| Home | E-Submission | Sitemap | Contact us |  
Acute and Critical Care > Volume 34(1); 2019 > Article
Sim, Kim, Han, Rim, Lee, Paik, and Park: Extracorporeal Membrane Oxygenation Bridge to Lung Transplantation in a Patient with Hermansky-Pudlak Syndrome and Progressive Pulmonary Fibrosis
Dear Editor:
Hermansky-Pudlak syndrome (HPS) is a group of rare, heterogeneously inherited, autosomal recessive disorders, presenting with oculocutaneous albinism, bleeding diathesis, and pulmonary disease. Pulmonary fibrosis is one of the fatal systemic manifestations of HPS [1,2]. Lung transplantation may be the only treatment option for patients with HPS, who have severe pulmonary fibrosis. There are several reports of patients who have undergone lung transplantation, despite bleeding diathesis observed in HPS. El-Chemaly et al. [3] have reported six patients who were evaluated for lung transplantation, and three of the patients survived after receiving lung transplantation. Umei et al. [4] have reported the successful use of venovenous extracorporeal membrane oxygenation (VV-ECMO) as a bridge in a patient with HPS associated with severe pulmonary fibrosis.
This study was approved by the Institutional Review Board of our institution (IRB No. 4-2013-0770) and informed consent from the patient for lung transplantation study was obtained. In this report, we describe a patient with HPS, who underwent bilateral lung transplantation after ECMO bridge treatment in Korea. A 57-year-old female patient was referred to our hospital to be evaluated for lung transplantation as a treatment option because of an increasing requirement for supplementary oxygen. She had been followed up as an outpatient after having been diagnosed with interstitial lung disease, based on computed tomography of the lungs that was performed 9 months before. She had started home oxygen treatment 6 months before. Her younger sister had died because of severe pulmonary fibrosis a week before the patient’s first visit to our hospital. Her younger brother, who had been diagnosed with typical interstitial pneumonia by lung biopsy, had died 6 years before. The patient’s father, younger brother, and younger sister had a history of heart disease.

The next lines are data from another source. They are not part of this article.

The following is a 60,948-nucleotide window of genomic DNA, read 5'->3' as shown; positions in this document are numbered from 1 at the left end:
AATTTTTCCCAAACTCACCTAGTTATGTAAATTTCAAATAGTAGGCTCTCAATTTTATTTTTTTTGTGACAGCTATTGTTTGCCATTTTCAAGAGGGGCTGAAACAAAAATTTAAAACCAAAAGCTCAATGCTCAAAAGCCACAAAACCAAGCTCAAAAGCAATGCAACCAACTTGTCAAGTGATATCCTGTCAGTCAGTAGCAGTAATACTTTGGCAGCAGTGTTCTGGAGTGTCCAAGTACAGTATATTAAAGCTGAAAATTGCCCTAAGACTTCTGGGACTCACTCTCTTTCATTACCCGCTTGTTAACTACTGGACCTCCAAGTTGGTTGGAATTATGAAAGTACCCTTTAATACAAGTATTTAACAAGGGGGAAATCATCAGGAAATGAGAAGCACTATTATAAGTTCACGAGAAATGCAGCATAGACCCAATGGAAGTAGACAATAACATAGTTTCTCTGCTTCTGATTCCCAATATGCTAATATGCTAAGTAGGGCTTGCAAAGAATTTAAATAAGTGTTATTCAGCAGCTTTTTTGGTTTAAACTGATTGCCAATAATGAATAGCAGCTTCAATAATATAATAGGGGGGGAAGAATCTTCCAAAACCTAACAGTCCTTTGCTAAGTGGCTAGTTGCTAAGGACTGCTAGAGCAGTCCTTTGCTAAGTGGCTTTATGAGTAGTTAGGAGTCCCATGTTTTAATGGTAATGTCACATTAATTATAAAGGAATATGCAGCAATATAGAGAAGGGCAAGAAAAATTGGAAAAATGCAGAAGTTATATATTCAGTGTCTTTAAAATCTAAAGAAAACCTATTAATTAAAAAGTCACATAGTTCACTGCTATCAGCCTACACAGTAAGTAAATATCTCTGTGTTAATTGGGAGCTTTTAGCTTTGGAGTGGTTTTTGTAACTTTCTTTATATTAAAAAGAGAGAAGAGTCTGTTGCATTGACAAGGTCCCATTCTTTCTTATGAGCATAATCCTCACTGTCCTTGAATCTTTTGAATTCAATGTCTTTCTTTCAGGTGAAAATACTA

On the physical examination, the patient was alert and oriented. She had hyperkeratinized eczematous skin lesions on the face and both arms, hypopigmentation of the iris, and lightcolored body hair (Figure 1). She mentioned that her daughter also had a light-colored skin and body hair. Her blood pressure was in the normal range, but her heart rate was elevated up to 110 beats per minute, and the respiratory rate was rapid (25 breaths per minute). The patient needed wheelchair ambulation and oxygen supplementation via a rebreathing mask (4 L/min). The forced vital capacity was 28% of the predicted value. On imaging examinations, posteroanterior chest radiograph and computed tomography scans showed progressing bilateral pulmonary fibrosis (Figure 2).
We planned to discharge the patient after evaluation for lung transplantation; however, the supplemental oxygen demand of the patient rapidly increased during the admission period. Finally, we transferred the patient to the intensive care unit and started a high-flow oxygen treatment on the 24th day of hospitalization.
On the 3rd day in the intensive care unit, we intubated the patient and started mechanical ventilation and VV-ECMO because she was not able to tolerate the high-flow oxygen treatment. Meanwhile, we were waiting for the results of genetic examination, which was being conducted because of the possibility of HPS, based on the patient’s clinical features and family history. Although we did not have a confirmative diagnosis of HPS, we had to be cautious about the potential bleeding tendency. We conducted a platelet multi-function test prior to commencing VV-ECMO and found that the results were in the normal range.
On the 4th day of ECMO, the patient showed changes in the skin color of both lower extremities, which was suspected to be due to heparin-induced thrombocytopenia or thrombophlebitis. We continued the heparin infusion to maintain the activated clotting time in the range between 150 and 170 seconds, while closely observing the condition of the patient’s skin. On the 7th day of ECMO, we performed fiberoptic bronchoscopy because of bleeding from the endotracheal tube. We could not find a definite bleeding focus, except that there was a single bronchial ulcerative lesion, which was suspected to be a suction tip-caused injury. We consistently conducted mechanical ventilator weaning, and the final settings of the ventilator, just before transplantation, were pressure support ventilation with 10 mmHg of pressure support, 50% fraction of inspired oxygen, and 7 mmHg of continuous positive airway pressure. The patient maintained an alert mental status from the 3rd day after starting ECMO until the day of transplantation, without infusion of sedatives.